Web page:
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See detailDo your magic, Harry Potter! popular fiction books and their impact on students’ reading performances
Krämer, Charlotte UL; Rathmacher, Yannick UL; Ottenbacher, Martha UL et al

Poster (2022, November 10)

Previous surveys on the reading habits of Luxembourgish secondary school students (conducted within the framework of the national school monitoring programme Épreuves Standardisées (ÉpStan) in 2016 and ... [more ▼]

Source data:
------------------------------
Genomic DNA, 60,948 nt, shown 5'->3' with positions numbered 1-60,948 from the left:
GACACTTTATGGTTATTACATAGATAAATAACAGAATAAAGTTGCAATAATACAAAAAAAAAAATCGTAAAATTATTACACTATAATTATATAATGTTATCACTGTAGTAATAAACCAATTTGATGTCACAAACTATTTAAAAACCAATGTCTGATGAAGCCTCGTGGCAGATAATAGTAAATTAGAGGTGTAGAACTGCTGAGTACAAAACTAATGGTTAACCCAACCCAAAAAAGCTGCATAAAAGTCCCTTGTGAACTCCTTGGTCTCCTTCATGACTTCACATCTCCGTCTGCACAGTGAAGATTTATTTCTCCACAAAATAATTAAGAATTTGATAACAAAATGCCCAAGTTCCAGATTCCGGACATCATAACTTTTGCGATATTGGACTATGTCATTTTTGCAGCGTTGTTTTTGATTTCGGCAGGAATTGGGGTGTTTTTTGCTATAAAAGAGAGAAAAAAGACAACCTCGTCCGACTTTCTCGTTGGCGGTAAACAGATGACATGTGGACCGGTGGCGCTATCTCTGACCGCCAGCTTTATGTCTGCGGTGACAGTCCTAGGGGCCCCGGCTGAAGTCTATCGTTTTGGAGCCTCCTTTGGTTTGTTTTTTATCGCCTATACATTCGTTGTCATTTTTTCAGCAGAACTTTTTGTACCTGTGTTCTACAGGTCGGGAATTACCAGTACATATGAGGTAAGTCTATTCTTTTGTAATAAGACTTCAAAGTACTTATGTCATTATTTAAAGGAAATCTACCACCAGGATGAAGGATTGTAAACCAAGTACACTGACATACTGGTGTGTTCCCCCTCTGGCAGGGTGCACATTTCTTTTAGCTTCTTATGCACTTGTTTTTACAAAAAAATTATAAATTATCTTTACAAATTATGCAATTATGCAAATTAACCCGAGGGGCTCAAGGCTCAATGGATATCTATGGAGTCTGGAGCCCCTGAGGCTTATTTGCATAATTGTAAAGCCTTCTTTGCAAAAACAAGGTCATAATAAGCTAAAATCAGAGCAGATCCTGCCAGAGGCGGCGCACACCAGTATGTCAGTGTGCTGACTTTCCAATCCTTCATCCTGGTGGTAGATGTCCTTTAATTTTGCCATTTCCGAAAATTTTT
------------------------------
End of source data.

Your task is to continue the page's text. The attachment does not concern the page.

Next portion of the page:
Previous surveys on the reading habits of Luxembourgish secondary school students (conducted within the framework of the national school monitoring programme Épreuves Standardisées (ÉpStan) in 2016 and 2019) revealed better reading comprehension results in French and German for those students who frequently read printed narrative texts in their leisure time. However, these studies only focused on different reading modes and text types. They did not investigate which digital and/or printed books students actually read for pleasure, nor which text features determine the positive impact narrative texts have on their reading performances: Is it, for example, the language quality, the richness and complexity of content, or simply the amount of written language they need to process? Therefore, we conducted an explorative follow-up survey within the framework of ÉpStan 2020 and asked secondary school students (Grade 7: n=3055; Grade 9: n=5781) to indicate up to three book titles – printed and e-books respectively – they had read in their leisure time. Despite the omnipresence of digital media, preliminary findings show that both age groups prefer paper-based reading activities when reading longer texts (or books) for pleasure. Nevertheless, the most popular text types and book titles are the same for printed books and e-books: Among them, we find the novel series “Harry Potter”, the rather comic-like book series “Gregs Tagebuch”, and the mangas from the “Naruto”/“Boruto” series. The linkage between students’ leisure time reading activities and their ÉpStan reading performances will be drawn, and some first linguistic text analyses of extracts from the most popular book titles will be conducted in order to reveal some of the text features that foster reading comprehension skills. [less ▲]